May 24, 2022

Brighton Journal

Complete News World

China’s coronavirus outbreak grows amid concerns over vulnerable elderly

China's coronavirus outbreak grows amid concerns over vulnerable elderly

As of Tuesday, at least 28 provinces and regions in the country have reported new cases of the coronavirus, most of them from the BA.2 version of the omicron variant. More than half of the new cases were in the northeastern province of Jilin, where officials said they had enough medical supplies for only two or three days.

China is particularly vulnerable to the rapidly spreading omicron. Although more than 85% of the population has been vaccinated, Chinese vaccines have not been shown to be effective against the variant, compared to mRNA vaccines – such as Pfizer-BioNTech and Moderna – used elsewhere, which are still in production and not yet available in the country.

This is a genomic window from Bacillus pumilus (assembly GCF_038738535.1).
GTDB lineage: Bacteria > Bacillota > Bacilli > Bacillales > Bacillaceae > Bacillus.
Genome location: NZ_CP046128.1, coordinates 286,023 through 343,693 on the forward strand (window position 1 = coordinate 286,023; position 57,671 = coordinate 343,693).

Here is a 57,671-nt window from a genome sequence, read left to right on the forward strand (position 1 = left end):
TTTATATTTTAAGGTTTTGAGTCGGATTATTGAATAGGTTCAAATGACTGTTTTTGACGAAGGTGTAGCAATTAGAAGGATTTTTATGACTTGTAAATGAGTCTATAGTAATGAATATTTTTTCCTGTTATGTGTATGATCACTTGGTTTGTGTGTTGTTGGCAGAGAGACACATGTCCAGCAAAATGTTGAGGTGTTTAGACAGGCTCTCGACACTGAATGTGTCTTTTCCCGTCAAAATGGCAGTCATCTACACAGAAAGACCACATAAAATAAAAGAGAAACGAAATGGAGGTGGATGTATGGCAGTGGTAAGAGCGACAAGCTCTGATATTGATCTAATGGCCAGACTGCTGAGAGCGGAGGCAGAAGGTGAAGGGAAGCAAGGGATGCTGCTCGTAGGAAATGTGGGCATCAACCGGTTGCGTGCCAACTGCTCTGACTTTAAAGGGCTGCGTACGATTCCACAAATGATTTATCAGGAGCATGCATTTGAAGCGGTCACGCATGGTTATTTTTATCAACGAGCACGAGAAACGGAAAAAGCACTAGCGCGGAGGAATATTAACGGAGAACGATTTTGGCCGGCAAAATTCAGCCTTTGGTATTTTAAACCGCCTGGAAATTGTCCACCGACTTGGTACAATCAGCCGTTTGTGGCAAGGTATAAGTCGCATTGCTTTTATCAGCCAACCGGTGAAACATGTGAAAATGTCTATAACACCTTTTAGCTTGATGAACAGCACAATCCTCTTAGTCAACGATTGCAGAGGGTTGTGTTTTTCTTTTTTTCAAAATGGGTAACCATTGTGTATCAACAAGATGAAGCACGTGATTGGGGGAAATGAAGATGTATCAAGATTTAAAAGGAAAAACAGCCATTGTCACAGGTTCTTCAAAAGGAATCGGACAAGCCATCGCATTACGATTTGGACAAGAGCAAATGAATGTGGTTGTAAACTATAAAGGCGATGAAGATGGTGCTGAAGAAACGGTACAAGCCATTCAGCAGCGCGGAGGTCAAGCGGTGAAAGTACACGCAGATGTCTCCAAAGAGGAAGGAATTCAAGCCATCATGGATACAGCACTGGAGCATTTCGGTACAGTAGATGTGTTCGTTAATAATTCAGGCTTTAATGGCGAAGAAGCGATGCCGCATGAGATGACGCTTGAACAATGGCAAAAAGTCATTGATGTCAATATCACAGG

The elderly population in China is particularly at risk. More than 50 million people in the country over the age of 60 have not been fully vaccinated, according to a National Health Commission briefing on Tuesday, raising fears that if the outbreak is not brought under control, China could suffer the same fate as neighboring Hong Kong. Where more than 4,500 have died – the vast majority of older adults who have not been fully vaccinated.

Lockdown measures in major manufacturing and port hubs such as Shanghai, Shenzhen and Dongguan also threaten to damage global supply chains and China’s economic recovery after top officials pledged to expand growth to around 5.5 percent this year.

On Tuesday, the country’s economic czar Liu He warned that in the “complex situation”, epidemic measures must be balanced with economic and social development in order to “keep the economy operating within a reasonable range” and maintain stable capital markets – a possible indication of how Previously used strict lockdown measures could affect the economy.

See also  Key witness in Durham case gives detailed testimony of 2016 meeting